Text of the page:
ERC Starting Grants for Two RWTH Researchers


Two outstanding early-career researchers from RWTH Aachen, the chemist Paul Kögerler and the computer scientist Bastian Leibe, are receiving a “Starting Grant” from the European Research Council (ERC). The Aachen researchers succeeded in a competitive two-stage selection process and will now receive funding in the amount of approx. 1.5 million Euros each, over a period of five years.


ERC Starting Grants for top-level early-career scientists offer the opportunity to conduct fundamental research and establish or consolidate one’s own research team. The ERC supports groundbreaking, visionary research that transcends the traditional borderlines between basic and applied research and between research and technology. The aim of the grant is to increase the attractiveness and competitiveness of the European research sector.

  Professor Paul Kögerler Copyright: © Peter Winandy Professor Paul Kögerler

Molecules for the Computers of Tomorrow (Prof. Paul Kögerler)

Revolutionary innovations in microelectronics require new materials: molecular magnets, used as integral transistor components, for instance, are expected to offer several decisive advantages, such as extremely low energy consumption and highly complex switching functions that are hard to realize using conventional semiconductor logic devices. The basis for these properties is the joint utilization of magnetic and electronic quantum states of single magnetic molecules.

In the “Synthetic Expansion of Magnetic Molecules Into Spintronic Devices” project (MOLSPINTRON), Paul Kögerler sets out to tackle one of central difficulties in molecular spin electronics: the precise contacting of the particle. To do so he utilizes highly stable magnetic metal oxide nanomolecules, at whose surfaces the contacts can be made synthetically, i.e. with atomic precision, using both conductive and nonconductive interfaces.

Paul Kögerler, born on July 6, 1971, is a University Professor of Inorganic Chemistry at the RWTH Aachen Faculty of Mathematics, Computer Science, and Natural Sciences. His key research areas are molecular magnetism, metal oxide clusters, and their utilization in information technology and medical diagnostics.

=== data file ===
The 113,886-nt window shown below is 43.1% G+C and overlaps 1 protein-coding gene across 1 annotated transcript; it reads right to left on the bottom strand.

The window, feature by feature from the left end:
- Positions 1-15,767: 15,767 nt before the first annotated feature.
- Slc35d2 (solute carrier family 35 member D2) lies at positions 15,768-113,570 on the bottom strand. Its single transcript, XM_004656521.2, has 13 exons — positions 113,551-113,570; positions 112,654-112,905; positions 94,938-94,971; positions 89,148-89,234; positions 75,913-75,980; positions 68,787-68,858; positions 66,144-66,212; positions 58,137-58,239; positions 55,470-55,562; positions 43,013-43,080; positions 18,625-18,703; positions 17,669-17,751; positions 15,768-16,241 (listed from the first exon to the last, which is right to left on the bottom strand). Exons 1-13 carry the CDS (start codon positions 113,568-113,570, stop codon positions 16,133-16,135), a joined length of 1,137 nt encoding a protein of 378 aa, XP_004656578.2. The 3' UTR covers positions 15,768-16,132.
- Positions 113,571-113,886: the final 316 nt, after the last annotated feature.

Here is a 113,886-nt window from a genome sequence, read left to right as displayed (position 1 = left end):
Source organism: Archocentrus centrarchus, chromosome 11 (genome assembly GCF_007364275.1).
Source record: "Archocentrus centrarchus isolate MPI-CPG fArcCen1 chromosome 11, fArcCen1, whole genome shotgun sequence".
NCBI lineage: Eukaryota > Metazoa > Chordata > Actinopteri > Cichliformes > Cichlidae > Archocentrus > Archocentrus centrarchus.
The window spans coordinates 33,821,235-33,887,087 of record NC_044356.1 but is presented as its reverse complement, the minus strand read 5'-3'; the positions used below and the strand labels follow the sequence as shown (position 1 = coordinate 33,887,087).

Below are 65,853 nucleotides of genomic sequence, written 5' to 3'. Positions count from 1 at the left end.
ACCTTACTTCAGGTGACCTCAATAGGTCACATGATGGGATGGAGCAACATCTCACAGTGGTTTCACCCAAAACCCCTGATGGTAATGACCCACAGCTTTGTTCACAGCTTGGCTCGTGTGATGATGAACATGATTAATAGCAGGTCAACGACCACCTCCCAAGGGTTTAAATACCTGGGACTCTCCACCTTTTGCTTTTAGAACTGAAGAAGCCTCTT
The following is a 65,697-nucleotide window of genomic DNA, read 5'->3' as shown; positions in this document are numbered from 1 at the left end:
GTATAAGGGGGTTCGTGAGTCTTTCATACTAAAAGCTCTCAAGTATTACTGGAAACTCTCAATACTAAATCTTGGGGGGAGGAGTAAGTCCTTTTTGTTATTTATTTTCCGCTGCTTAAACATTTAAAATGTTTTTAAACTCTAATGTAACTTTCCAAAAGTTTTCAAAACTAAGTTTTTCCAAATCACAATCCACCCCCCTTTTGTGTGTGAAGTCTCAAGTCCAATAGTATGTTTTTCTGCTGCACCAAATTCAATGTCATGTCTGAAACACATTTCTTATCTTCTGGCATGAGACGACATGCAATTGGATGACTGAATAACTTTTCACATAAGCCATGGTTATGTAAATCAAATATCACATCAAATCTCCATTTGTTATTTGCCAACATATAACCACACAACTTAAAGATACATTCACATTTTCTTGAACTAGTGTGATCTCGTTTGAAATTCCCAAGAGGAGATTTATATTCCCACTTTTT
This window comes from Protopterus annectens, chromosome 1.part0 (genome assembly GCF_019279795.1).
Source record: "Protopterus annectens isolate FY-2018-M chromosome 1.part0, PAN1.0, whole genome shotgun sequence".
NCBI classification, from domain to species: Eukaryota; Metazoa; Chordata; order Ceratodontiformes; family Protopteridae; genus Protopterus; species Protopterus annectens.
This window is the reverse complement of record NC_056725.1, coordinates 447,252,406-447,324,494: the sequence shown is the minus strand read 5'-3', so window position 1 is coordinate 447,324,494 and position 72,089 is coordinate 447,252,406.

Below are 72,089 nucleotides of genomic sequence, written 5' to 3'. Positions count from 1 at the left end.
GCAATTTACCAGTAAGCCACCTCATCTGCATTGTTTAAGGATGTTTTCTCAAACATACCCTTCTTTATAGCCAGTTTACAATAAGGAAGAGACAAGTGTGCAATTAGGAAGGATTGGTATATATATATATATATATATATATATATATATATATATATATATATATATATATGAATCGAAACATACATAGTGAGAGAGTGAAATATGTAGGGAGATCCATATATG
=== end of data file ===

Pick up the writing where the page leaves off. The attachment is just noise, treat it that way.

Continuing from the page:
Professor Bastian Leibe Copyright: © Peter Winandy Professor Bastian Leibe

Making Computers Understand What Humans See (Prof. Bastian Leibe)

Human vision has to accomplish a multitude of enormous tasks. In just fractions of seconds, for example, human beings are able to grasp highly complex, dynamic environments and to interpret the observed action. Also, it automatically makes predictions about the further movement of observed persons and objects. This capability makes it possible for us to walk through a highly busy pedestrian street without constantly bumping into other people.

Today’s computer systems are still far away from having such powerful vision abilities. Bastian Leibe’s research project “Computer Vision for Scene Understanding from a First-Person Perspective” (CV-SUPER) seeks to change this status quo, as it sets out to develop central algorithms for the visual recognition of complex inner-city scenarios from the viewpoint of a moving human actor. This includes the recognition of other moving objects (people, cars, etc.) and the interpretation of their movements and interactions in the context of the observed scene. The technologies to be developed can be used for multiple applications, such as portable navigation devices for visually impaired persons or future generations of service robots and intelligent vehicles.

Bastian Leibe, born on April 23, 1975, joined RWTH Aachen as a Junior Professor in August 2008. Since November 2011, he is a University Professor at the Faculty of Mathematics, Computer Science, and Natural Sciences and at the Excellence Cluster “UMIC – Ultra-Highspeed Mobile Information and Communication.” His key research areas include the development of computer vision and machine learning techniques, especially for object recognition, tracking, and 3D reconstruction.

Further Information

Prof. Dr. Paul Kögerler
Institute of Inorganiche Chemistry (Molecular Magnetism)
Tel: +49 241 80 94657

Prof. Bastian Leibe
Chair of Computer Science 8 (Computer Vision)
Tel. +49 241 80 20762